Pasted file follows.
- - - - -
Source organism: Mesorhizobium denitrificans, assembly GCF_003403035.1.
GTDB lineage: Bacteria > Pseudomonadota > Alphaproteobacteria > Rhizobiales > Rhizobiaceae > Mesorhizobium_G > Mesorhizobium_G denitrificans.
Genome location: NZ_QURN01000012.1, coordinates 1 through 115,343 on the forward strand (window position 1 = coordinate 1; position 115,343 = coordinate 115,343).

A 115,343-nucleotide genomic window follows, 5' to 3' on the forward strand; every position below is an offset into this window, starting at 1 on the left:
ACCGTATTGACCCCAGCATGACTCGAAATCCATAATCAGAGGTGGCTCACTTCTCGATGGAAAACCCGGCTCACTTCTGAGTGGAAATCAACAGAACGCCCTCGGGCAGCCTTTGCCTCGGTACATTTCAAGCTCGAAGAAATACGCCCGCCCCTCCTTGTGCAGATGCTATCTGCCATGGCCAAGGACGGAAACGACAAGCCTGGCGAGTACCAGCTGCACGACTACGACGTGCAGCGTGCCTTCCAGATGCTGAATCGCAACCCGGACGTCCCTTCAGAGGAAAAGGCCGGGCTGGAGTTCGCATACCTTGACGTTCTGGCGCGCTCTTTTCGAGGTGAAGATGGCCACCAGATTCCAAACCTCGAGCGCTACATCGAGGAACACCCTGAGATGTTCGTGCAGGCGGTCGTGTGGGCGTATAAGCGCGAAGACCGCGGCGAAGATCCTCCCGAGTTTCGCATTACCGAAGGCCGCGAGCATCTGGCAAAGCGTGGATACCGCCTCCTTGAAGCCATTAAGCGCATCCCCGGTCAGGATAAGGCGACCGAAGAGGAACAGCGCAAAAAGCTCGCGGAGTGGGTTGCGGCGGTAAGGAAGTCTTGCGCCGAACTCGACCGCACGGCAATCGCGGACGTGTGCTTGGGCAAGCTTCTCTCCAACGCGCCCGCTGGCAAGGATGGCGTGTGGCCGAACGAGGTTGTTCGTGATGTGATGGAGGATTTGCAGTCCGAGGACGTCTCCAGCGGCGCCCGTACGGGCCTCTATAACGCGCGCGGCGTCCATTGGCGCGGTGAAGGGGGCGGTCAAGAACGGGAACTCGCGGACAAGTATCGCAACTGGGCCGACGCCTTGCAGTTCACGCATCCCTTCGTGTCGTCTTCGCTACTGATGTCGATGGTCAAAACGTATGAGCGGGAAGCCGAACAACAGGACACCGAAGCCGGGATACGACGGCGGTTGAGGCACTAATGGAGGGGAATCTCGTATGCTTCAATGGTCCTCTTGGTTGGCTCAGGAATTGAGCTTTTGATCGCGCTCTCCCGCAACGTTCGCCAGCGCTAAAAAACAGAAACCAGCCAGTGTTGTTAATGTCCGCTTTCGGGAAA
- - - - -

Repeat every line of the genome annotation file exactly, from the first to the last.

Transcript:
Source organism: Mesorhizobium denitrificans, assembly GCF_003403035.1.
GTDB lineage: Bacteria > Pseudomonadota > Alphaproteobacteria > Rhizobiales > Rhizobiaceae > Mesorhizobium_G > Mesorhizobium_G denitrificans.
Genome location: NZ_QURN01000012.1, coordinates 1 through 115,343 on the forward strand (window position 1 = coordinate 1; position 115,343 = coordinate 115,343).

A 115,343-nucleotide genomic window follows, 5' to 3' on the forward strand; every position below is an offset into this window, starting at 1 on the left:
ACCGTATTGACCCCAGCATGACTCGAAATCCATAATCAGAGGTGGCTCACTTCTCGATGGAAAACCCGGCTCACTTCTGAGTGGAAATCAACAGAACGCCCTCGGGCAGCCTTTGCCTCGGTACATTTCAAGCTCGAAGAAATACGCCCGCCCCTCCTTGTGCAGATGCTATCTGCCATGGCCAAGGACGGAAACGACAAGCCTGGCGAGTACCAGCTGCACGACTACGACGTGCAGCGTGCCTTCCAGATGCTGAATCGCAACCCGGACGTCCCTTCAGAGGAAAAGGCCGGGCTGGAGTTCGCATACCTTGACGTTCTGGCGCGCTCTTTTCGAGGTGAAGATGGCCACCAGATTCCAAACCTCGAGCGCTACATCGAGGAACACCCTGAGATGTTCGTGCAGGCGGTCGTGTGGGCGTATAAGCGCGAAGACCGCGGCGAAGATCCTCCCGAGTTTCGCATTACCGAAGGCCGCGAGCATCTGGCAAAGCGTGGATACCGCCTCCTTGAAGCCATTAAGCGCATCCCCGGTCAGGATAAGGCGACCGAAGAGGAACAGCGCAAAAAGCTCGCGGAGTGGGTTGCGGCGGTAAGGAAGTCTTGCGCCGAACTCGACCGCACGGCAATCGCGGACGTGTGCTTGGGCAAGCTTCTCTCCAACGCGCCCGCTGGCAAGGATGGCGTGTGGCCGAACGAGGTTGTTCGTGATGTGATGGAGGATTTGCAGTCCGAGGACGTCTCCAGCGGCGCCCGTACGGGCCTCTATAACGCGCGCGGCGTCCATTGGCGCGGTGAAGGGGGCGGTCAAGAACGGGAACTCGCGGACAAGTATCGCAACTGGGCCGACGCCTTGCAGTTCACGCATCCCTTCGTGTCGTCTTCGCTACTGATGTCGATGGTCAAAACGTATGAGCGGGAAGCCGAACAACAGGACACCGAAGCCGGGATACGACGGCGGTTGAGGCACTAATGGAGGGGAATCTCGTATGCTTCAATGGTCCTCTTGGTTGGCTCAGGAATTGAGCTTTTGATCGCGCTCTCCCGCAACGTTCGCCAGCGCTAAAAAACAGAAACCAGCCAGTGTTGTTAATGTCCGCTTTCGGGAAA